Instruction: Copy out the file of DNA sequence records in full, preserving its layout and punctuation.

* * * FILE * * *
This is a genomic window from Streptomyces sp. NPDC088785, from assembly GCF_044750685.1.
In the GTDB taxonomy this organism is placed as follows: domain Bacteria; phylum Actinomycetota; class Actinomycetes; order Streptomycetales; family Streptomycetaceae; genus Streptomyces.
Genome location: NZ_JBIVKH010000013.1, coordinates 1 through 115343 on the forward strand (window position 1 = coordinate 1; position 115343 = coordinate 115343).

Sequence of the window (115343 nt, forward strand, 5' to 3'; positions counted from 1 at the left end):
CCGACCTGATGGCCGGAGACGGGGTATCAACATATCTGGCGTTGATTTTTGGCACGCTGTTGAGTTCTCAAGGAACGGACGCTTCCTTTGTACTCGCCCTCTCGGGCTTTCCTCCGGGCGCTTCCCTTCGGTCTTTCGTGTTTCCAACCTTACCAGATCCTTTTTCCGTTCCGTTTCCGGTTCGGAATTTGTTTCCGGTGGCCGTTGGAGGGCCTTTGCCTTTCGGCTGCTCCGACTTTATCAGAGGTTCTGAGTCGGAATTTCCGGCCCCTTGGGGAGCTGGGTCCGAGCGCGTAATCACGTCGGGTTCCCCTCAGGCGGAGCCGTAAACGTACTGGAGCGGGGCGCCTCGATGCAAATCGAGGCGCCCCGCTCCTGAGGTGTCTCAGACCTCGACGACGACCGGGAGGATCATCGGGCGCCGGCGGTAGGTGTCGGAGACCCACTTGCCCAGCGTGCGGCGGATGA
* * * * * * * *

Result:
This is a genomic window from Streptomyces sp. NPDC088785, from assembly GCF_044750685.1.
In the GTDB taxonomy this organism is placed as follows: domain Bacteria; phylum Actinomycetota; class Actinomycetes; order Streptomycetales; family Streptomycetaceae; genus Streptomyces.
Genome location: NZ_JBIVKH010000013.1, coordinates 1 through 115343 on the forward strand (window position 1 = coordinate 1; position 115343 = coordinate 115343).

Sequence of the window (115343 nt, forward strand, 5' to 3'; positions counted from 1 at the left end):
CCGACCTGATGGCCGGAGACGGGGTATCAACATATCTGGCGTTGATTTTTGGCACGCTGTTGAGTTCTCAAGGAACGGACGCTTCCTTTGTACTCGCCCTCTCGGGCTTTCCTCCGGGCGCTTCCCTTCGGTCTTTCGTGTTTCCAACCTTACCAGATCCTTTTTCCGTTCCGTTTCCGGTTCGGAATTTGTTTCCGGTGGCCGTTGGAGGGCCTTTGCCTTTCGGCTGCTCCGACTTTATCAGAGGTTCTGAGTCGGAATTTCCGGCCCCTTGGGGAGCTGGGTCCGAGCGCGTAATCACGTCGGGTTCCCCTCAGGCGGAGCCGTAAACGTACTGGAGCGGGGCGCCTCGATGCAAATCGAGGCGCCCCGCTCCTGAGGTGTCTCAGACCTCGACGACGACCGGGAGGATCATCGGGCGCCGGCGGTAGGTGTCGGAGACCCACTTGCCCAGCGTGCGGCGGATGA